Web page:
Austerity Bites

Mary O'Hara's book describes the many dimensions of 'austerity' and how it is affecting the lives of ordinary people in the UK.

Author: Mary O'Hara

Reviewed by: Simon Duffy

I was honoured to read a draft of this book and I am so pleased to see it out in print. Mary O’Hara has done an essential job: she has documented the injustice and the craziness of the UK Government’s deceitful ‘Austerity’ programme. To anyone who wants to understand the breadth and depth of the cuts and the non-reforms which the UK Government is imposing on us, then this is the best possible primer.

The book does three essential things. First it tells human stories - stripping away the vicious rhetoric of skiving, scrounging and defrauding, in which British politics and the media is now mired. What is revealed are human voices, people struggling to survive, mostly refusing to give in, but often driven to tears, despair or worse.

Second it provides useful facts, figures and good summaries of the inane and poorly thought-through policies that are now being imposed (although not without their own multiple failures and delays). This is a vital task, because one of the reasons that the Government has been so successful in creating such radical change is that so many policies are changing at once. Each policy is protected by its own initially plausible rationale and supported by teams of civil servants and political advisors. Few can keep up with the growing madness of it all.

For instance, it takes real effort to get to the reality behind the 'Work' Programme, which wastes money, doesn’t help people find work yet which the Government claims is funded using ‘Payments by Results'. So many commentators are taken in by this nonsense and don’t seem to spend the necessary time examining what is really going on. Mary O’Hara helps us get inside a whole range of these crazy schemes. The fact that the book is beautifully referenced (thankfully with footnotes - not in-text citations) is particularly welcome.

Third the book gives structure to the madness. There are so many different kinds of injustice that it's hard to know where to begin. But the chapter structure offers a well judged and coherent framework for describing the mess:

  1. Hunger - how one of the richest nations on the planet is failing to meet its people’s most basic needs
  2. Poverty - how the failures of banks and borrowers are being paid for by those who can't afford to borrow
  3. Debt - how mortgages are subsidised while the poor are forced into the hands of loan sharks
  4. Worklessness - how those without work have stigma, shame and sanctions added to their poverty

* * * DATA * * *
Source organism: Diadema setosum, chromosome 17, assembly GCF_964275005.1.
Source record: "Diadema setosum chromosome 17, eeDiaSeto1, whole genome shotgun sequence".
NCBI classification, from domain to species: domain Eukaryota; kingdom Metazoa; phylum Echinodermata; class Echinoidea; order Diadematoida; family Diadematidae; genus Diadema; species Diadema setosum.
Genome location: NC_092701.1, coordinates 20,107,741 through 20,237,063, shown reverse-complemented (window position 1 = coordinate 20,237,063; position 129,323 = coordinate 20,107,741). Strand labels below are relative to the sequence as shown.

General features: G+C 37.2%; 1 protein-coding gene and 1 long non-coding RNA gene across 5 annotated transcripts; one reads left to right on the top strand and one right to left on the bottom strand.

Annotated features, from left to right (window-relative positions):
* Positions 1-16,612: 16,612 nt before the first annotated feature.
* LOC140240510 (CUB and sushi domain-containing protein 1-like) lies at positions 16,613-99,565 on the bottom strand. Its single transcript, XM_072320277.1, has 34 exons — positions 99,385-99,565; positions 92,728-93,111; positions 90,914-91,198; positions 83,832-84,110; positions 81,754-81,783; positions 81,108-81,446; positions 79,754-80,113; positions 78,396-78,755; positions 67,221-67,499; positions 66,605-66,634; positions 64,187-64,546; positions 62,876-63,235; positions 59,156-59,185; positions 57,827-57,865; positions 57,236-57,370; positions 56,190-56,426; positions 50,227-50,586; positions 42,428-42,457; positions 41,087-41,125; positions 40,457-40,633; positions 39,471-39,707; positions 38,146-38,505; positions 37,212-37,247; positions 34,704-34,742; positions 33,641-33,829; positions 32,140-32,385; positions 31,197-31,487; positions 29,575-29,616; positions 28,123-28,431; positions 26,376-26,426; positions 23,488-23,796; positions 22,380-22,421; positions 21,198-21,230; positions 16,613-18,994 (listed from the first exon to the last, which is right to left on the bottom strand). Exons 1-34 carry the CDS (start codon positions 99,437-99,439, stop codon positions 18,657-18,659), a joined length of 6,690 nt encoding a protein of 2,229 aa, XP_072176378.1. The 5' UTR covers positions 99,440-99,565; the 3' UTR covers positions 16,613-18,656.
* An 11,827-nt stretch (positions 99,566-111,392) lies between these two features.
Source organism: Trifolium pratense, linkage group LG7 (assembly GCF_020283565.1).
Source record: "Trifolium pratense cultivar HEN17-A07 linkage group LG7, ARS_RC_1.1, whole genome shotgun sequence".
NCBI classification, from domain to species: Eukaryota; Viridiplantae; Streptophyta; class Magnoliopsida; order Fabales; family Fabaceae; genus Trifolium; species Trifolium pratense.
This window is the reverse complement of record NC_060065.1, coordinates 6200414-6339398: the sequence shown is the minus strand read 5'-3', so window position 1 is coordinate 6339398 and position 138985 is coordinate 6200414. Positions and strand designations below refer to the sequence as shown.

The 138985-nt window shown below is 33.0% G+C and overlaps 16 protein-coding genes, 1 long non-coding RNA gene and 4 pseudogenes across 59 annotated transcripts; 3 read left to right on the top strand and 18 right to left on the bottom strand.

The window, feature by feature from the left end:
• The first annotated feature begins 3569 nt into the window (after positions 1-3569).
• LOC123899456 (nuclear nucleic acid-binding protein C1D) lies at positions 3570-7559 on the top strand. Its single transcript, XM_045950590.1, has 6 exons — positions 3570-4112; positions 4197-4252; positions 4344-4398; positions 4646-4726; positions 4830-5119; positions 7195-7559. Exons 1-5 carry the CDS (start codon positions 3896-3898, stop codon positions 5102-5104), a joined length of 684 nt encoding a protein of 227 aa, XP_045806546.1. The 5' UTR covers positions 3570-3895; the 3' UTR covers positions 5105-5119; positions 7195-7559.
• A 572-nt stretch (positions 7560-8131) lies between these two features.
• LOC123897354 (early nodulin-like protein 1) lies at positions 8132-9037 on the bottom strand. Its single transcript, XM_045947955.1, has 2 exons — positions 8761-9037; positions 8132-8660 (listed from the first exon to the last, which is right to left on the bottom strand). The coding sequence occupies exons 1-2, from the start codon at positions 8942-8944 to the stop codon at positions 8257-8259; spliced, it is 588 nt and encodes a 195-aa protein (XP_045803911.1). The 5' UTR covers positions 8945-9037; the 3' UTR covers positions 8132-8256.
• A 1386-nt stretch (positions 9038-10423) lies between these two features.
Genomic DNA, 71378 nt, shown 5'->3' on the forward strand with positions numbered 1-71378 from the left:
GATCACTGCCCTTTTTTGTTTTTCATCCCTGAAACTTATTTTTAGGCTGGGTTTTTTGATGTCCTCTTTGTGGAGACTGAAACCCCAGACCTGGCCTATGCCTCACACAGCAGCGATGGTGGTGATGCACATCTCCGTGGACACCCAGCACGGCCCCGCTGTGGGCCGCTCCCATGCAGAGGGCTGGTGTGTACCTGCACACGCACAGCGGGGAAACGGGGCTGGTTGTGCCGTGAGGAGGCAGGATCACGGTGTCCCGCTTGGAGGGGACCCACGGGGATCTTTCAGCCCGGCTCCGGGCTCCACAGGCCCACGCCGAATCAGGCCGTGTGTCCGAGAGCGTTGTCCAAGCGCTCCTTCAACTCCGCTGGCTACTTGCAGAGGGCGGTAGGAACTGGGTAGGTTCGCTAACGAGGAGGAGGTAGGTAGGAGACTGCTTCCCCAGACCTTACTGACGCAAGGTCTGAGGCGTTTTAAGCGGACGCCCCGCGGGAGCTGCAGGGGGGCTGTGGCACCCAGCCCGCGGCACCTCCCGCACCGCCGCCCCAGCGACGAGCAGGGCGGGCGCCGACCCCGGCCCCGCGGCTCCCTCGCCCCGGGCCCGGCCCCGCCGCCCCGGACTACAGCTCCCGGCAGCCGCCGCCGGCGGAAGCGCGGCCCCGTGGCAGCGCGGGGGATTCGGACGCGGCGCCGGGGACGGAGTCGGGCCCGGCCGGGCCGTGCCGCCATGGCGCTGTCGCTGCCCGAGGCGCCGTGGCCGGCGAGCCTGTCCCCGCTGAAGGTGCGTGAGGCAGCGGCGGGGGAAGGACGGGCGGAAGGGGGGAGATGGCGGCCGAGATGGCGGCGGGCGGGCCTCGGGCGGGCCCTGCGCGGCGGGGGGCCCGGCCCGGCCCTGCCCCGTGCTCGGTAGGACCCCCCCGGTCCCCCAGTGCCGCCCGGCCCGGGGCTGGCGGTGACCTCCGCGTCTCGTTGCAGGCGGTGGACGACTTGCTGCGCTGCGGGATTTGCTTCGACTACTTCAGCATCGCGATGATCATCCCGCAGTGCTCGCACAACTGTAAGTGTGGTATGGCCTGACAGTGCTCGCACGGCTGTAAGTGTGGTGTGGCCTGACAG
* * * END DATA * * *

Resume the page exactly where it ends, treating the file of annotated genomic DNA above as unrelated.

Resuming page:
5. Insecurity - how those who get work are paid less, for fewer hours, less security and still need benefits 
  6. Disability - how those who should be protected first have been targeted most heavily for cuts
  7. Harm - how the price of all this injustice is paid for in illness, fear, depression and unnecessary deaths

So, if this is our primer, what then is next?

Personally I agree with Kate Belgrave, a journalist working with the False Economy project who says:

There will still be a political vacuum until Ed Miliband wakes up from his coma.

For, the big unanswered question is: Why is it that the biggest attack on the welfare state since its creation, an attack entirely without justification, an attack far more extreme than the wildest fantasies of Mrs Thatcher, is succeeding? Political resistance, in all its forms, is essential.

I have to admit that I certainly did not expect such savagery or stupidity from a UK Government, and while I have spent a great deal of time trying explore why this has happened and what can be done - I remain rather bemused. I often feel that I am losing sight of my own country. Britain seems to be sinking and another, more dreadful place, is arising to take its place.

Now, it may be that I should be more sanguine. Perhaps this is just party politics as usual. I know some believe that if Labour were returned to power then everything will return to normal. Quite rightly they point out that the Labour Party was in power when the banks collapsed and so it is will be blamed; and so Labour must keep its head down, ‘look responsible’ and hope that it might be trusted again in the future.

But I fear we may need to think very differently if we are ever to get back on a better path.

You can order a copy of Austerity Bites through our store here.

The publisher is Policy Press.

Austerity Bites © Policy Press 2014.

Review: Austerity Bites © Simon Duffy 2014.

All Rights Reserved. No part of this paper may be reproduced in any form without permission from the publisher except for the quotation of brief passages in reviews.

Review | 26.05.14

disability, social justice, Review

Also see